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A few months ago, I made a floating planets picture. It was my first try and was pretty happy with it so I decided to make a quick tutorial. You will be surprised how easy making a floating planets picture really is, perfect for a lazy day when you are not in a mood to go outside.

Floating planets

Floating Planets Tutorial

Equipment Required

Camera Settings

As we are using only the decorating lights as our light source, the camera settings should be optimised for low light. A reasonably slow shutter, a wide aperture and an iso level keeping noise levels in mind should be chosen.
I used 1/20s, f/1.8 and ISO-100 (those lights were pretty bright actually). You might want to use a slightly smaller aperture (f/4-f/5.6) to capture all the details.

The Shot

The photos should be taken in a darkened room. Basically you need two identical shots of you holding the bowl in each hand. Try not to make any noticeable movement between the two photos. I do not have a shutter release cable so I used the self timer. I set the timer to take two pictures 5s apart so that I don’t have to move in between the shots.floating planets


Post Processing

1. Open the pictures in a post processing software (I used lightroom/photoshop).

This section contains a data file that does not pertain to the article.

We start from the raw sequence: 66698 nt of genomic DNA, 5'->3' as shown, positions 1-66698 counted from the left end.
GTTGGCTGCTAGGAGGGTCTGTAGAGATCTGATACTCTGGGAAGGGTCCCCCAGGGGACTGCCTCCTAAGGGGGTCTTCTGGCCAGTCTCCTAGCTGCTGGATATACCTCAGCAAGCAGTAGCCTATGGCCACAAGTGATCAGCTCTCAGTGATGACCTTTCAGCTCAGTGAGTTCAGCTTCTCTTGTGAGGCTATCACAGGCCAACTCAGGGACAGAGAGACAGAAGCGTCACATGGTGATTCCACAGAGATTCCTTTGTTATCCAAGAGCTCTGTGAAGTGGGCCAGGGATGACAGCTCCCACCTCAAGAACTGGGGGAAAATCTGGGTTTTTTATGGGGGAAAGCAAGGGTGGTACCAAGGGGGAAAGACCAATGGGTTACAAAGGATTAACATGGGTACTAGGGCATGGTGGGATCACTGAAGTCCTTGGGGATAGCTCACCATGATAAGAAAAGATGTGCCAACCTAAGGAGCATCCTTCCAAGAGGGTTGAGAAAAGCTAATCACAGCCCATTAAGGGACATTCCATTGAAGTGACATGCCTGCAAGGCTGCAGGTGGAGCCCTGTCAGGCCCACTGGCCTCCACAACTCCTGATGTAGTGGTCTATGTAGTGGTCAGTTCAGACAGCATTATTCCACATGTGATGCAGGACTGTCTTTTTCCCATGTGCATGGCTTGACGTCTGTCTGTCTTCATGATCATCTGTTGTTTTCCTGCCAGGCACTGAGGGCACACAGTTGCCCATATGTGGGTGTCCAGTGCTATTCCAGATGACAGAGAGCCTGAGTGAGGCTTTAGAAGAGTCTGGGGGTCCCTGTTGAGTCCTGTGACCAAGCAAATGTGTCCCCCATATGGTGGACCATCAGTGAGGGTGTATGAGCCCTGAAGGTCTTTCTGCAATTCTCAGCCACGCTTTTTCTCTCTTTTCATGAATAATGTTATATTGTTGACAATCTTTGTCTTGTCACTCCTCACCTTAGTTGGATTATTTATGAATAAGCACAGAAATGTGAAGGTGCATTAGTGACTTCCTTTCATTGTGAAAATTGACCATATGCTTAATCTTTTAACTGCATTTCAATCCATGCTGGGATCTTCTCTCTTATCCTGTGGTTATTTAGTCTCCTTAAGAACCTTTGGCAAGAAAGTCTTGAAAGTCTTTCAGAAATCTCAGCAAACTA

floating planets2. If needed, reduce or increase the temperature of the image to match the colour/glow of the planet you want. For example, reduce the temperature (more blue) if you want to use the planet earth. Increase the temperature if you want to use a sun instead.



floating planets

3. Use any one photo as the base image. Now using layer mask, mask in the free hand of the second photo in place of the hand holding the bowl in the base photo.


4. A stock image of the planet or sun can be found on sites such as DeviantArt. Please make sure you read the terms of use for the particular picture.

5. Open the image of your choice as a new layer. The blending mode depends on what works best for your photo. Use layer mask to remove unwanted parts from the stock image.


6. You can give a glowing effect to the floating planet by using a paint brush. Set the colour matching that of the planet and reduce opacity to around 10-20%. On a new layer, below the planet layer (that is the planet on top) just paint once or twice where the planet would have been.

7. I added a texture or wallpaper to the background. You can also get these from DeviantArt.

If you liked the tutorial and tried a floating planets shot, you can let us know by posting your picture on our facebook page:

See also: Tutorial – Smoke Photography.


Romeo Dsouza

Romeo Dsouza

With a lifelong passion for aircraft's, a new found love for photography, I am an Aircraft Maintenance Engg student and a hobbyist photographer.

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